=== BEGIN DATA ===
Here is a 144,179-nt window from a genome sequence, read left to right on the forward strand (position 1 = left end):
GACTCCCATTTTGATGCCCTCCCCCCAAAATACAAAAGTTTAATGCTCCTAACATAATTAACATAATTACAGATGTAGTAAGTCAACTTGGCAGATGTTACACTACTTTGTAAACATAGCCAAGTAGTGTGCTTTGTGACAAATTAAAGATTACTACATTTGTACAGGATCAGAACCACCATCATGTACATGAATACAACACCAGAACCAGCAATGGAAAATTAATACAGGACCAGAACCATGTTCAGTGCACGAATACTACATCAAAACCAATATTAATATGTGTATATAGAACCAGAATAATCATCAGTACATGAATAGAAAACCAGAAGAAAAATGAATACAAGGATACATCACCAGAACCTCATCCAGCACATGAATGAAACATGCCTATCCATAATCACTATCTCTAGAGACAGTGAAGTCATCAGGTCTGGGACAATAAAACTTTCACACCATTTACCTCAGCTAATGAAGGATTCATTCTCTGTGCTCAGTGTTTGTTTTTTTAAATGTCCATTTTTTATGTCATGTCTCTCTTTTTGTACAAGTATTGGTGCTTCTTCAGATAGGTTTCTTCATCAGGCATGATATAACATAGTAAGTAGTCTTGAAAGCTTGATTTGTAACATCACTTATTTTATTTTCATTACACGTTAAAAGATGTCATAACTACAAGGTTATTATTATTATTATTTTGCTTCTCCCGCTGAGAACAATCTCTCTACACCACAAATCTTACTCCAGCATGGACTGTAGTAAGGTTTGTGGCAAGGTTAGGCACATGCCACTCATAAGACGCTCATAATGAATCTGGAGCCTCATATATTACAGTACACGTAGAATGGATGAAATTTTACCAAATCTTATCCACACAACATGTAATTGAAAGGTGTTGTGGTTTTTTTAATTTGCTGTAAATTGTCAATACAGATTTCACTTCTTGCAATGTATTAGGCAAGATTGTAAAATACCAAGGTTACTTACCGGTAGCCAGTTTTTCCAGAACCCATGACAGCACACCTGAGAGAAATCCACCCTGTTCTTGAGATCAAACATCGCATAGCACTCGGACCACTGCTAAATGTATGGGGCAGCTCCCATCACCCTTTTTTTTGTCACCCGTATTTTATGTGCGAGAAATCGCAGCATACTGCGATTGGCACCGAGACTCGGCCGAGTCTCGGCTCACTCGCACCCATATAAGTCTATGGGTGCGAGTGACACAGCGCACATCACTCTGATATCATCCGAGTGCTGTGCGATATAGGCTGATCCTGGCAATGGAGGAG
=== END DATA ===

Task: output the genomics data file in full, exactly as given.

Here is a 144,179-nt window from a genome sequence, read left to right on the forward strand (position 1 = left end):
GACTCCCATTTTGATGCCCTCCCCCCAAAATACAAAAGTTTAATGCTCCTAACATAATTAACATAATTACAGATGTAGTAAGTCAACTTGGCAGATGTTACACTACTTTGTAAACATAGCCAAGTAGTGTGCTTTGTGACAAATTAAAGATTACTACATTTGTACAGGATCAGAACCACCATCATGTACATGAATACAACACCAGAACCAGCAATGGAAAATTAATACAGGACCAGAACCATGTTCAGTGCACGAATACTACATCAAAACCAATATTAATATGTGTATATAGAACCAGAATAATCATCAGTACATGAATAGAAAACCAGAAGAAAAATGAATACAAGGATACATCACCAGAACCTCATCCAGCACATGAATGAAACATGCCTATCCATAATCACTATCTCTAGAGACAGTGAAGTCATCAGGTCTGGGACAATAAAACTTTCACACCATTTACCTCAGCTAATGAAGGATTCATTCTCTGTGCTCAGTGTTTGTTTTTTTAAATGTCCATTTTTTATGTCATGTCTCTCTTTTTGTACAAGTATTGGTGCTTCTTCAGATAGGTTTCTTCATCAGGCATGATATAACATAGTAAGTAGTCTTGAAAGCTTGATTTGTAACATCACTTATTTTATTTTCATTACACGTTAAAAGATGTCATAACTACAAGGTTATTATTATTATTATTTTGCTTCTCCCGCTGAGAACAATCTCTCTACACCACAAATCTTACTCCAGCATGGACTGTAGTAAGGTTTGTGGCAAGGTTAGGCACATGCCACTCATAAGACGCTCATAATGAATCTGGAGCCTCATATATTACAGTACACGTAGAATGGATGAAATTTTACCAAATCTTATCCACACAACATGTAATTGAAAGGTGTTGTGGTTTTTTTAATTTGCTGTAAATTGTCAATACAGATTTCACTTCTTGCAATGTATTAGGCAAGATTGTAAAATACCAAGGTTACTTACCGGTAGCCAGTTTTTCCAGAACCCATGACAGCACACCTGAGAGAAATCCACCCTGTTCTTGAGATCAAACATCGCATAGCACTCGGACCACTGCTAAATGTATGGGGCAGCTCCCATCACCCTTTTTTTTGTCACCCGTATTTTATGTGCGAGAAATCGCAGCATACTGCGATTGGCACCGAGACTCGGCCGAGTCTCGGCTCACTCGCACCCATATAAGTCTATGGGTGCGAGTGACACAGCGCACATCACTCTGATATCATCCGAGTGCTGTGCGATATAGGCTGATCCTGGCAATGGAGGAG